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Discussion Starter · #1 ·
My boat (Ericson 25+) has an inboard diesel and I bring along a British Seagull outboard for the dinghy. When and if the diesel ever fails when I am out and I need aux power, I was wondering about having a wooden block roughly the width of my stern boarding ladder (steel, swings down) that has attachment hooks to hang over one of the stainless steps and then mounting the Seagull on that and letting it push us along. Am I crazy (for the concept, not for owning a Seagull). Then I avoid installing a bracket I may never use that looks ugly on my transom. Anybody seen it done?
 

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I have a Starwind 27, and I also had a Seagull for a while. I just put a mount on the back until my diesel was working. Now I've got to decide if I'm going to remove the mount and repair the holes or just leave it.

I think ladder design would dictate whether or not this would work. If you have good solid mounts, and it doesn't drag down in the water too far, it might be fine. Then again, I've never seen anyone actually doing it, so there's probably some reason it isn't the standard.

Would probably be hard to have room to start and steer the outboard.
 

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Discussion Starter · #3 ·
Jetexas
Ladder at the hinge points are mounted strongly on wood pads with backers. I agree ladder would add some drag, but I've left it down by error before while sailing and while embarrasing didn't seem to slow me too much. I figure I won't even steer the thing, just get it running and steer boat by the wheel. How well did your seagull move you boat?
 

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As long as it's strong enough I think this can work.. you can stow it below until needed so keep it as compact as possible. I wouldn't want to run any great distance that way, or in rough conditions, but it might get you back into the marina if your fuel filter plugs up on you....

A friend has done just that on his H375 to hold a 5 hp kicker but I don't believe he's had to try it in real conditions yet.
 

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Discussion Starter · #8 ·
Maybe use the dinghy, but thinking if I'm thrashing about in Buzzard's Bay using the dinghy it could get dicey. Actually the reason I have a Seagull is I was reading one of Don Street's books and he did not have aux power on his sailboat, but whenever he needed it, he put dinghy with Seagull on the hip of the sailboat and moved his boat. Doing the lines on a hip tow with the bumpers and such if choppy would tempt me to go with getting the temporary mount on the ladder and putting Seagull there, especially since Seagull sits on my rail on does not reside on the dinghy while being towed.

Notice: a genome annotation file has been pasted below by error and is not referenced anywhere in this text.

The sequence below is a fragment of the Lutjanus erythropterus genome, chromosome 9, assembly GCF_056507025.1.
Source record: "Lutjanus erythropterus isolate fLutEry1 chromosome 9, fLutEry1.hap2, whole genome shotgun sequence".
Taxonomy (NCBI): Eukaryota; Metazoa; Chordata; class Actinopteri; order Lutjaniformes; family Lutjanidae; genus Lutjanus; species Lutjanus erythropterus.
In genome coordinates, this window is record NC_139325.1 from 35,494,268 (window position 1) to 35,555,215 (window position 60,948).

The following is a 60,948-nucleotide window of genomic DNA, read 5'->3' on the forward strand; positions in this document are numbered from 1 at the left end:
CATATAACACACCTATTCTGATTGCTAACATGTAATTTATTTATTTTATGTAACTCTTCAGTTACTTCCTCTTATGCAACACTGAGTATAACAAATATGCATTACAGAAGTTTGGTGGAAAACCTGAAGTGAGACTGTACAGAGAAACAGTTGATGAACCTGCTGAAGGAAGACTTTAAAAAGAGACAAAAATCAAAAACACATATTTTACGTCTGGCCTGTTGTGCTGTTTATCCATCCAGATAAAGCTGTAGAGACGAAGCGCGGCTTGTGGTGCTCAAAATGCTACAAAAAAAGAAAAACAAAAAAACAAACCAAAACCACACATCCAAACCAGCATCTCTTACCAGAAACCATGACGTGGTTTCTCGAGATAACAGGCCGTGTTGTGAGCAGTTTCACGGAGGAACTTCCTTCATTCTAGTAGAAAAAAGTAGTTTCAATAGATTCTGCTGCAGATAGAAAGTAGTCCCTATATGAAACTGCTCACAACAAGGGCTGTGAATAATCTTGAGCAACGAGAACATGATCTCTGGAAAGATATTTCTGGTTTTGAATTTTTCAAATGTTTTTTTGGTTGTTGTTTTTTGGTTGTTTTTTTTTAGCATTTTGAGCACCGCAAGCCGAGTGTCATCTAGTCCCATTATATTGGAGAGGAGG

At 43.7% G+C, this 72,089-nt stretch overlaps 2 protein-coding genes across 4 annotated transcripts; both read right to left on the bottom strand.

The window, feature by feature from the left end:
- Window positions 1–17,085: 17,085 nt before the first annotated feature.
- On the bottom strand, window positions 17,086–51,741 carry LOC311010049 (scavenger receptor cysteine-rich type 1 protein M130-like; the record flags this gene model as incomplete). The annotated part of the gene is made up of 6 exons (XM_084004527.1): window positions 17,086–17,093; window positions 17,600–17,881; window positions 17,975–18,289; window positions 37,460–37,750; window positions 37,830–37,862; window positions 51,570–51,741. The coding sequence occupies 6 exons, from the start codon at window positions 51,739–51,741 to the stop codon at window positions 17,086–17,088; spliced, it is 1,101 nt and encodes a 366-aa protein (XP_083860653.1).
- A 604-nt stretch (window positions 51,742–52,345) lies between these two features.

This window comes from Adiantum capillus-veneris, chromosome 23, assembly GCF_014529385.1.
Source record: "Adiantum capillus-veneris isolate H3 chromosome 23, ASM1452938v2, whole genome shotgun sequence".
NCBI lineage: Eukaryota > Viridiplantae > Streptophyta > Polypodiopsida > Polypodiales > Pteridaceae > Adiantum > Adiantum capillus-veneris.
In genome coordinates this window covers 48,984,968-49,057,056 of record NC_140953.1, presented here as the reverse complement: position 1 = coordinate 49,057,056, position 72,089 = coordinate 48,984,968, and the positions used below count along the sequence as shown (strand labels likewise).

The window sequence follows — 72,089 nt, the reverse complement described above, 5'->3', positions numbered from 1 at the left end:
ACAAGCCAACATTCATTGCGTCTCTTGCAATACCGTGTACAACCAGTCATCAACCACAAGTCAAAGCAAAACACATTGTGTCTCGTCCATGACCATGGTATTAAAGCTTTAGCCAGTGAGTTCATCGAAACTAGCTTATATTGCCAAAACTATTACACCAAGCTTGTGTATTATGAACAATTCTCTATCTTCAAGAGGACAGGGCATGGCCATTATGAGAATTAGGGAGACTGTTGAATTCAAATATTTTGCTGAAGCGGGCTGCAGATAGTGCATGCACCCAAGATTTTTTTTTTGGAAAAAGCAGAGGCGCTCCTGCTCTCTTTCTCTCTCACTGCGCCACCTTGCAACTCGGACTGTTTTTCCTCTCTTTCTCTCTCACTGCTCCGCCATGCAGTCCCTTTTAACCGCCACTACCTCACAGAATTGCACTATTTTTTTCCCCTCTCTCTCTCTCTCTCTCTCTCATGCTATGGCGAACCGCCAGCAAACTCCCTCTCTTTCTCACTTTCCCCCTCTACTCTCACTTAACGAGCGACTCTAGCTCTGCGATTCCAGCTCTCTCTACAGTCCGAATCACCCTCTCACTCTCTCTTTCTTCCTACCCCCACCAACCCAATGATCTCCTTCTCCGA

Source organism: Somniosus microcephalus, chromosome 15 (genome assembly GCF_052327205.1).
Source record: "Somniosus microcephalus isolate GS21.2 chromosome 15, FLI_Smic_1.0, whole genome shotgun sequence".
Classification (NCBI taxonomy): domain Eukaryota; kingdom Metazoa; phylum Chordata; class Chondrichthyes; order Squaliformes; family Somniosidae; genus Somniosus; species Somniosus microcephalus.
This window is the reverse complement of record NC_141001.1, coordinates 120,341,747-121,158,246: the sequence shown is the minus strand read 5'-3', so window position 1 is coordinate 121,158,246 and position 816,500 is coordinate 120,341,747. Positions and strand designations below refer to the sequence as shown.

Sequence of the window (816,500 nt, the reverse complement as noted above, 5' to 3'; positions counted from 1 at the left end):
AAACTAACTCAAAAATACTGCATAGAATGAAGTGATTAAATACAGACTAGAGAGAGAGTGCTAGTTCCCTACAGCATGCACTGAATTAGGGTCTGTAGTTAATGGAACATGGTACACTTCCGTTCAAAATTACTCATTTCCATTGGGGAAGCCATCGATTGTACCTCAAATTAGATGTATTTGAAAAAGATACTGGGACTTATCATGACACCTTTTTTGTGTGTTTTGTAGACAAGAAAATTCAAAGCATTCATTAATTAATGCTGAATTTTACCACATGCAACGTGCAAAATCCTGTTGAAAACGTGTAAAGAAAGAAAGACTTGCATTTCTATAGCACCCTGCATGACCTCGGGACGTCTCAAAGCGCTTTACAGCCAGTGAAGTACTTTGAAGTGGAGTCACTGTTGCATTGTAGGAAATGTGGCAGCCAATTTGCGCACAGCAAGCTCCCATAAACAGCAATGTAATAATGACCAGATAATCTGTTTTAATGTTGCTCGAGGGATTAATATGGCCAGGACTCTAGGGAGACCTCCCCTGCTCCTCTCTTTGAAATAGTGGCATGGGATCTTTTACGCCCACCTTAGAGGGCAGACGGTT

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Towing with a dinghy doesn't really work that well.. much better to tie the dinghy securely to the quarter and 'push-tow' the boat that way. Use the boat's rudder for steerage.
 

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I lashed up a Honda 2 HP on a Catalina 270 swim ladder one dark damp night. After midnight coming into home after a 40 mile passage in the rain the raw water impellor self destructed. Lowered ladder to horizontal with a couple lines because motor clamps wouldn't fit ladder pads otherwise. Throttled up and steered with the wheel, took a looong time to start moving but eventually got the boat up to over 3 kts.
It was dead calm, no wind, no current, wouldn't take much to bring it to a stop.
 

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It will work. Use the ladder to support the weight of the engine. Construct a wooden "bracket" that can be clamped to the ladder that will allow the engine clamps to fully attach and will transfer the thrust to he transom.

Test it out before you need it. :)
 

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My newly acquired 1981 Ericson 30+ has a Universal 5416 2 cylinder diesel that I'm told runs. But It has no prop. The last owner said his diver pulled it off due to excessive wear and corrosion etc. So before I buy a prop and hire a diver to put it back on, I'm thinking of a backup plan. So... I'm gonna try to mount my Yamaha 9.9 hp 4 stoke, electric start, shifter on the tiller handle, to the swim ladder as before discussed.. It looks rugged enough and should work ok in forward where the ladder is pushing against the transom. Perhaps some reinforcement at those point would be wise too. Reverse however will be interesting. I'm hoping the weight alone (85 lbs.) will keep the prop from flying out of the water. Perhaps some hinged clamps from the swim ladder posts to the transom will solve that problem. Comments?
 
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